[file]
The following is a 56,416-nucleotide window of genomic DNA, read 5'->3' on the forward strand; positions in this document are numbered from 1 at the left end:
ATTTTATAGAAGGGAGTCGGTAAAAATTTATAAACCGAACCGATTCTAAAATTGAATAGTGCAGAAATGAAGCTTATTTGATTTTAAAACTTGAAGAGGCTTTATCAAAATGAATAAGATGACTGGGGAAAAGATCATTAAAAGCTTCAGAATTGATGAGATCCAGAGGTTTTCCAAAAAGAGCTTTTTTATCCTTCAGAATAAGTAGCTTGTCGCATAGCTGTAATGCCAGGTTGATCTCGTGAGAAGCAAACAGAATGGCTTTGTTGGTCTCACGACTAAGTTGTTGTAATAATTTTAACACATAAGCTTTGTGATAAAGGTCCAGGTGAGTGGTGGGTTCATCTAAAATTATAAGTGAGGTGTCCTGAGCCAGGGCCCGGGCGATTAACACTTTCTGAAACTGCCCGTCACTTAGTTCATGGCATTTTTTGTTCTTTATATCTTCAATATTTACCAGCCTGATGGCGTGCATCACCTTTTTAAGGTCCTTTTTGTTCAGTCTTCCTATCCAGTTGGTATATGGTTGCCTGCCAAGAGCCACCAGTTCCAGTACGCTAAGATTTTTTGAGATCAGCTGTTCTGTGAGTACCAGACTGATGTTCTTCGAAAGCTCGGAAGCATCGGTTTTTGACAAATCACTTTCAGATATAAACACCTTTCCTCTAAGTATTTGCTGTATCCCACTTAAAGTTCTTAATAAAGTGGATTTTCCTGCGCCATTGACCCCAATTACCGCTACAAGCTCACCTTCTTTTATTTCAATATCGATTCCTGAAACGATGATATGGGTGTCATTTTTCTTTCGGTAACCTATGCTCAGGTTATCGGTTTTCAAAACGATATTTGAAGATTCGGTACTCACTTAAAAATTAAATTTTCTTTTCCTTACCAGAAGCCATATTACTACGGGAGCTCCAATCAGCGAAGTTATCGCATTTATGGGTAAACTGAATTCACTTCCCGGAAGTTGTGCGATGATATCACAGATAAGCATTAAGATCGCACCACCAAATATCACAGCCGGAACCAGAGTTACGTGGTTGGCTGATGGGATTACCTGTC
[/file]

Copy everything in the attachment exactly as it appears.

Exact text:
The following is a 56,416-nucleotide window of genomic DNA, read 5'->3' on the forward strand; positions in this document are numbered from 1 at the left end:
ATTTTATAGAAGGGAGTCGGTAAAAATTTATAAACCGAACCGATTCTAAAATTGAATAGTGCAGAAATGAAGCTTATTTGATTTTAAAACTTGAAGAGGCTTTATCAAAATGAATAAGATGACTGGGGAAAAGATCATTAAAAGCTTCAGAATTGATGAGATCCAGAGGTTTTCCAAAAAGAGCTTTTTTATCCTTCAGAATAAGTAGCTTGTCGCATAGCTGTAATGCCAGGTTGATCTCGTGAGAAGCAAACAGAATGGCTTTGTTGGTCTCACGACTAAGTTGTTGTAATAATTTTAACACATAAGCTTTGTGATAAAGGTCCAGGTGAGTGGTGGGTTCATCTAAAATTATAAGTGAGGTGTCCTGAGCCAGGGCCCGGGCGATTAACACTTTCTGAAACTGCCCGTCACTTAGTTCATGGCATTTTTTGTTCTTTATATCTTCAATATTTACCAGCCTGATGGCGTGCATCACCTTTTTAAGGTCCTTTTTGTTCAGTCTTCCTATCCAGTTGGTATATGGTTGCCTGCCAAGAGCCACCAGTTCCAGTACGCTAAGATTTTTTGAGATCAGCTGTTCTGTGAGTACCAGACTGATGTTCTTCGAAAGCTCGGAAGCATCGGTTTTTGACAAATCACTTTCAGATATAAACACCTTTCCTCTAAGTATTTGCTGTATCCCACTTAAAGTTCTTAATAAAGTGGATTTTCCTGCGCCATTGACCCCAATTACCGCTACAAGCTCACCTTCTTTTATTTCAATATCGATTCCTGAAACGATGATATGGGTGTCATTTTTCTTTCGGTAACCTATGCTCAGGTTATCGGTTTTCAAAACGATATTTGAAGATTCGGTACTCACTTAAAAATTAAATTTTCTTTTCCTTACCAGAAGCCATATTACTACGGGAGCTCCAATCAGCGAAGTTATCGCATTTATGGGTAAACTGAATTCACTTCCCGGAAGTTGTGCGATGATATCACAGATAAGCATTAAGATCGCACCACCAAATATCACAGCCGGAACCAGAGTTACGTGGTTGGCTGATGGGATTACCTGTC